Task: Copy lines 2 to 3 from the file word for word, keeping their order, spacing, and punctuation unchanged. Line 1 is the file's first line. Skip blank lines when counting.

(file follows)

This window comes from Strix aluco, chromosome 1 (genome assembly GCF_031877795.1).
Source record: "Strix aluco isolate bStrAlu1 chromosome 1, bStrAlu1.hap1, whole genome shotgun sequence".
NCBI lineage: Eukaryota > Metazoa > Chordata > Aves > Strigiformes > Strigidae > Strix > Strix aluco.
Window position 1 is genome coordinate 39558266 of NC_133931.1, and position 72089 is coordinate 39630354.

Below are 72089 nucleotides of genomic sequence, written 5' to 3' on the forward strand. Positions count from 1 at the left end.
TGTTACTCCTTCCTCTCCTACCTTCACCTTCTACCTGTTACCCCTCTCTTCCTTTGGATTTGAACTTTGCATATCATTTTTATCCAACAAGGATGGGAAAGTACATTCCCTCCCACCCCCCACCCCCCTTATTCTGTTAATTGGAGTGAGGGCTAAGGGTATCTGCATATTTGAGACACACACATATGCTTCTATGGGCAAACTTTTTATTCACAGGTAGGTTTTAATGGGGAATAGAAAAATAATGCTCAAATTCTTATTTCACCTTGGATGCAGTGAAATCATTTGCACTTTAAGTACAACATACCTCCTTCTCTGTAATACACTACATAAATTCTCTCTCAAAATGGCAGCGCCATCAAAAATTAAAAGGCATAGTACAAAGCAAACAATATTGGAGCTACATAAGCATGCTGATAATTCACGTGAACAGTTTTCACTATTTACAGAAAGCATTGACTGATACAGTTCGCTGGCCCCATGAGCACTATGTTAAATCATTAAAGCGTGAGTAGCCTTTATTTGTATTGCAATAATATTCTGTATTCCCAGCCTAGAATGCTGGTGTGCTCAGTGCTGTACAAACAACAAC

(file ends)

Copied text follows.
Source record: "Strix aluco isolate bStrAlu1 chromosome 1, bStrAlu1.hap1, whole genome shotgun sequence".
NCBI lineage: Eukaryota > Metazoa > Chordata > Aves > Strigiformes > Strigidae > Strix > Strix aluco.